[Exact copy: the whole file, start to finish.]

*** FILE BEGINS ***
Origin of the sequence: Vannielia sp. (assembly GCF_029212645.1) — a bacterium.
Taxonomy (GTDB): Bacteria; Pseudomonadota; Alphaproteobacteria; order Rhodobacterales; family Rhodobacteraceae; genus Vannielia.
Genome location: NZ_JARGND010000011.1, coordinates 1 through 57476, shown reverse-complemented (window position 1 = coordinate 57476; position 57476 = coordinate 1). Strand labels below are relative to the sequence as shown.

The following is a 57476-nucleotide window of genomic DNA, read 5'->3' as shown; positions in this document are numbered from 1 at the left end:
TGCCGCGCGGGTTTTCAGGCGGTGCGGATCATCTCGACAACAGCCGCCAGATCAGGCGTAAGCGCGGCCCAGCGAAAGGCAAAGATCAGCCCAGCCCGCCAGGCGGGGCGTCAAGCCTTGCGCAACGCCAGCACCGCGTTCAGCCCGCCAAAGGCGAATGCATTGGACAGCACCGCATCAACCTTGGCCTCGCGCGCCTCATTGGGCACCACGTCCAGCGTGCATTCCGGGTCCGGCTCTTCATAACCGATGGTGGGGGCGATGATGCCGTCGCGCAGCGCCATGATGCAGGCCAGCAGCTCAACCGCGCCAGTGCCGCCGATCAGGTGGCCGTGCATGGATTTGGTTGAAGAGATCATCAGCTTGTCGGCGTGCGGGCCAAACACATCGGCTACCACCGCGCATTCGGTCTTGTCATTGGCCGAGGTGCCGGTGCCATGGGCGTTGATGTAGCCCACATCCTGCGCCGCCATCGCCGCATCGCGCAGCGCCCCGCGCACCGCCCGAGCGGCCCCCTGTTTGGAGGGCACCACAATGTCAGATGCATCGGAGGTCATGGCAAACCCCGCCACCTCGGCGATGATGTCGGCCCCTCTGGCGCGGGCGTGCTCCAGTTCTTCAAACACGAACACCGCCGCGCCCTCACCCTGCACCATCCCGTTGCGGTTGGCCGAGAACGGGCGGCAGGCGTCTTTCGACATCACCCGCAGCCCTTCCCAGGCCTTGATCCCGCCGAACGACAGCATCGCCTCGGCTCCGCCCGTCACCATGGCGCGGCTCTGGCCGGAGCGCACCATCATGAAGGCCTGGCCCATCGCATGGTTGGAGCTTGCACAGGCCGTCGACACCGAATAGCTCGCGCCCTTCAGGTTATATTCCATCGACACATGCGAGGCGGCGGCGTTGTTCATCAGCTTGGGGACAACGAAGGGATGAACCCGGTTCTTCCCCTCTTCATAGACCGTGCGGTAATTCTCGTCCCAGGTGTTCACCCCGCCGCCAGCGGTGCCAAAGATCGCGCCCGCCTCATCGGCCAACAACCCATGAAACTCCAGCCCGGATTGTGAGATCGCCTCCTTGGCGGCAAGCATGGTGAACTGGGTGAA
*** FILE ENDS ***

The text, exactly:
Origin of the sequence: Vannielia sp. (assembly GCF_029212645.1) — a bacterium.
Taxonomy (GTDB): Bacteria; Pseudomonadota; Alphaproteobacteria; order Rhodobacterales; family Rhodobacteraceae; genus Vannielia.
Genome location: NZ_JARGND010000011.1, coordinates 1 through 57476, shown reverse-complemented (window position 1 = coordinate 57476; position 57476 = coordinate 1). Strand labels below are relative to the sequence as shown.

The following is a 57476-nucleotide window of genomic DNA, read 5'->3' as shown; positions in this document are numbered from 1 at the left end:
TGCCGCGCGGGTTTTCAGGCGGTGCGGATCATCTCGACAACAGCCGCCAGATCAGGCGTAAGCGCGGCCCAGCGAAAGGCAAAGATCAGCCCAGCCCGCCAGGCGGGGCGTCAAGCCTTGCGCAACGCCAGCACCGCGTTCAGCCCGCCAAAGGCGAATGCATTGGACAGCACCGCATCAACCTTGGCCTCGCGCGCCTCATTGGGCACCACGTCCAGCGTGCATTCCGGGTCCGGCTCTTCATAACCGATGGTGGGGGCGATGATGCCGTCGCGCAGCGCCATGATGCAGGCCAGCAGCTCAACCGCGCCAGTGCCGCCGATCAGGTGGCCGTGCATGGATTTGGTTGAAGAGATCATCAGCTTGTCGGCGTGCGGGCCAAACACATCGGCTACCACCGCGCATTCGGTCTTGTCATTGGCCGAGGTGCCGGTGCCATGGGCGTTGATGTAGCCCACATCCTGCGCCGCCATCGCCGCATCGCGCAGCGCCCCGCGCACCGCCCGAGCGGCCCCCTGTTTGGAGGGCACCACAATGTCAGATGCATCGGAGGTCATGGCAAACCCCGCCACCTCGGCGATGATGTCGGCCCCTCTGGCGCGGGCGTGCTCCAGTTCTTCAAACACGAACACCGCCGCGCCCTCACCCTGCACCATCCCGTTGCGGTTGGCCGAGAACGGGCGGCAGGCGTCTTTCGACATCACCCGCAGCCCTTCCCAGGCCTTGATCCCGCCGAACGACAGCATCGCCTCGGCTCCGCCCGTCACCATGGCGCGGCTCTGGCCGGAGCGCACCATCATGAAGGCCTGGCCCATCGCATGGTTGGAGCTTGCACAGGCCGTCGACACCGAATAGCTCGCGCCCTTCAGGTTATATTCCATCGACACATGCGAGGCGGCGGCGTTGTTCATCAGCTTGGGGACAACGAAGGGATGAACCCGGTTCTTCCCCTCTTCATAGACCGTGCGGTAATTCTCGTCCCAGGTGTTCACCCCGCCGCCAGCGGTGCCAAAGATCGCGCCCGCCTCATCGGCCAACAACCCATGAAACTCCAGCCCGGATTGTGAGATCGCCTCCTTGGCGGCAAGCATGGTGAACTGGGTGAA